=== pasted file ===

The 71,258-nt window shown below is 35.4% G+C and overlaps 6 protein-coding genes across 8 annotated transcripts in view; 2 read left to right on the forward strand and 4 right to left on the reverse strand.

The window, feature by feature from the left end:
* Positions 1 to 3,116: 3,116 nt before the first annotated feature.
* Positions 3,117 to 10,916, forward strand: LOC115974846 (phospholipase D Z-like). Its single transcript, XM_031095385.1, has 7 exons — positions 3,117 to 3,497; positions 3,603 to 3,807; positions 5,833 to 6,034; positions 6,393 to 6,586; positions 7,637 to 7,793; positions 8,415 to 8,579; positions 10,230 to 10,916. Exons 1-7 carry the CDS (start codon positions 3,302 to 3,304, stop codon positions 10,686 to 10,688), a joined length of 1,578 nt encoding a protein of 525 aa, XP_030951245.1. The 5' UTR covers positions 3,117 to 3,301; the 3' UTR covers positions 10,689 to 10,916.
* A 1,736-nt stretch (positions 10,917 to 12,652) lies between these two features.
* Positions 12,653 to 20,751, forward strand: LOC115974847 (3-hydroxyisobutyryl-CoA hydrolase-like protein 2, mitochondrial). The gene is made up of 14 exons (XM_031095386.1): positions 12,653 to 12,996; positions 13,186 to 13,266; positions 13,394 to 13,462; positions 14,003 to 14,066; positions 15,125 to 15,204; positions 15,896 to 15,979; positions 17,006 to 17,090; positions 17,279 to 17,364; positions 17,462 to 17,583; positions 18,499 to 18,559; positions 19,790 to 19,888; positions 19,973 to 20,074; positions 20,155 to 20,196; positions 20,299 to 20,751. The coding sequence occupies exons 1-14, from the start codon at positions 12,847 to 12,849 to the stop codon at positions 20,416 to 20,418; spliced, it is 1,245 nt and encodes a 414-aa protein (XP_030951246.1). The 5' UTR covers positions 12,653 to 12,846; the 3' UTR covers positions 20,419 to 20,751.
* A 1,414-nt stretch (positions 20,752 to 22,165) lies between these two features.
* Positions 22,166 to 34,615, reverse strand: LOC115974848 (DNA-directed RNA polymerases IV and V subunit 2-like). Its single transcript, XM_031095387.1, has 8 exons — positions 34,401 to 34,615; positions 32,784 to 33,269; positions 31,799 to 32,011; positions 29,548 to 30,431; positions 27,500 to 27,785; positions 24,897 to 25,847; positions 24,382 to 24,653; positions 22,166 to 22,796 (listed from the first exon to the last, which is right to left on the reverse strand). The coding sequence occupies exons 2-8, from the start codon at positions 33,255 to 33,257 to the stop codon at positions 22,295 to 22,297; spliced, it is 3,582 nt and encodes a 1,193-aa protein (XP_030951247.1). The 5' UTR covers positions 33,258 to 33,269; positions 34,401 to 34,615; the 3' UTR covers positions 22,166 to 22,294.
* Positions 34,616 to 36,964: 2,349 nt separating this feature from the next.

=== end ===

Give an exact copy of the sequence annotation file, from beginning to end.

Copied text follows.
The 71,258-nt window shown below is 35.4% G+C and overlaps 6 protein-coding genes across 8 annotated transcripts in view; 2 read left to right on the forward strand and 4 right to left on the reverse strand.

The window, feature by feature from the left end:
* Positions 1 to 3,116: 3,116 nt before the first annotated feature.
* Positions 3,117 to 10,916, forward strand: LOC115974846 (phospholipase D Z-like). Its single transcript, XM_031095385.1, has 7 exons — positions 3,117 to 3,497; positions 3,603 to 3,807; positions 5,833 to 6,034; positions 6,393 to 6,586; positions 7,637 to 7,793; positions 8,415 to 8,579; positions 10,230 to 10,916. Exons 1-7 carry the CDS (start codon positions 3,302 to 3,304, stop codon positions 10,686 to 10,688), a joined length of 1,578 nt encoding a protein of 525 aa, XP_030951245.1. The 5' UTR covers positions 3,117 to 3,301; the 3' UTR covers positions 10,689 to 10,916.
* A 1,736-nt stretch (positions 10,917 to 12,652) lies between these two features.
* Positions 12,653 to 20,751, forward strand: LOC115974847 (3-hydroxyisobutyryl-CoA hydrolase-like protein 2, mitochondrial). The gene is made up of 14 exons (XM_031095386.1): positions 12,653 to 12,996; positions 13,186 to 13,266; positions 13,394 to 13,462; positions 14,003 to 14,066; positions 15,125 to 15,204; positions 15,896 to 15,979; positions 17,006 to 17,090; positions 17,279 to 17,364; positions 17,462 to 17,583; positions 18,499 to 18,559; positions 19,790 to 19,888; positions 19,973 to 20,074; positions 20,155 to 20,196; positions 20,299 to 20,751. The coding sequence occupies exons 1-14, from the start codon at positions 12,847 to 12,849 to the stop codon at positions 20,416 to 20,418; spliced, it is 1,245 nt and encodes a 414-aa protein (XP_030951246.1). The 5' UTR covers positions 12,653 to 12,846; the 3' UTR covers positions 20,419 to 20,751.
* A 1,414-nt stretch (positions 20,752 to 22,165) lies between these two features.
* Positions 22,166 to 34,615, reverse strand: LOC115974848 (DNA-directed RNA polymerases IV and V subunit 2-like). Its single transcript, XM_031095387.1, has 8 exons — positions 34,401 to 34,615; positions 32,784 to 33,269; positions 31,799 to 32,011; positions 29,548 to 30,431; positions 27,500 to 27,785; positions 24,897 to 25,847; positions 24,382 to 24,653; positions 22,166 to 22,796 (listed from the first exon to the last, which is right to left on the reverse strand). The coding sequence occupies exons 2-8, from the start codon at positions 33,255 to 33,257 to the stop codon at positions 22,295 to 22,297; spliced, it is 3,582 nt and encodes a 1,193-aa protein (XP_030951247.1). The 5' UTR covers positions 33,258 to 33,269; positions 34,401 to 34,615; the 3' UTR covers positions 22,166 to 22,294.
* Positions 34,616 to 36,964: 2,349 nt separating this feature from the next.